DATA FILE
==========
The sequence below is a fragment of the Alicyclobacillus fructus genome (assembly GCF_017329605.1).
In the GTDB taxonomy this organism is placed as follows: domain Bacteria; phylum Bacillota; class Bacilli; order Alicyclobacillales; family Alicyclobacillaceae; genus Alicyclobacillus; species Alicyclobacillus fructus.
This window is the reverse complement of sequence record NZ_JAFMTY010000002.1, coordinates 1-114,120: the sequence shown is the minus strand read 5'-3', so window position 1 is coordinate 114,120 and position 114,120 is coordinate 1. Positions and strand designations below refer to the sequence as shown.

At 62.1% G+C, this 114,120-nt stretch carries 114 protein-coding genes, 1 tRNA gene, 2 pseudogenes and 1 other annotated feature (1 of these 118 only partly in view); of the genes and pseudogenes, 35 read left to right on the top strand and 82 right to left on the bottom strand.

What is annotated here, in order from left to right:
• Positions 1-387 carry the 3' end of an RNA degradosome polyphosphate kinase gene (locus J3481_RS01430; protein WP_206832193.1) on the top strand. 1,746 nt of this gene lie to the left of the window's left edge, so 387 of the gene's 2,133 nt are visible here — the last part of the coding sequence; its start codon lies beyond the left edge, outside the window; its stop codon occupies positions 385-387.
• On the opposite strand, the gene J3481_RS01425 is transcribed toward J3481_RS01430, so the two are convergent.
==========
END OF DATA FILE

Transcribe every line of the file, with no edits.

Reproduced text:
The sequence below is a fragment of the Alicyclobacillus fructus genome (assembly GCF_017329605.1).
In the GTDB taxonomy this organism is placed as follows: domain Bacteria; phylum Bacillota; class Bacilli; order Alicyclobacillales; family Alicyclobacillaceae; genus Alicyclobacillus; species Alicyclobacillus fructus.
This window is the reverse complement of sequence record NZ_JAFMTY010000002.1, coordinates 1-114,120: the sequence shown is the minus strand read 5'-3', so window position 1 is coordinate 114,120 and position 114,120 is coordinate 1. Positions and strand designations below refer to the sequence as shown.

At 62.1% G+C, this 114,120-nt stretch carries 114 protein-coding genes, 1 tRNA gene, 2 pseudogenes and 1 other annotated feature (1 of these 118 only partly in view); of the genes and pseudogenes, 35 read left to right on the top strand and 82 right to left on the bottom strand.

What is annotated here, in order from left to right:
• Positions 1-387 carry the 3' end of an RNA degradosome polyphosphate kinase gene (locus J3481_RS01430; protein WP_206832193.1) on the top strand. 1,746 nt of this gene lie to the left of the window's left edge, so 387 of the gene's 2,133 nt are visible here — the last part of the coding sequence; its start codon lies beyond the left edge, outside the window; its stop codon occupies positions 385-387.
• On the opposite strand, the gene J3481_RS01425 is transcribed toward J3481_RS01430, so the two are convergent.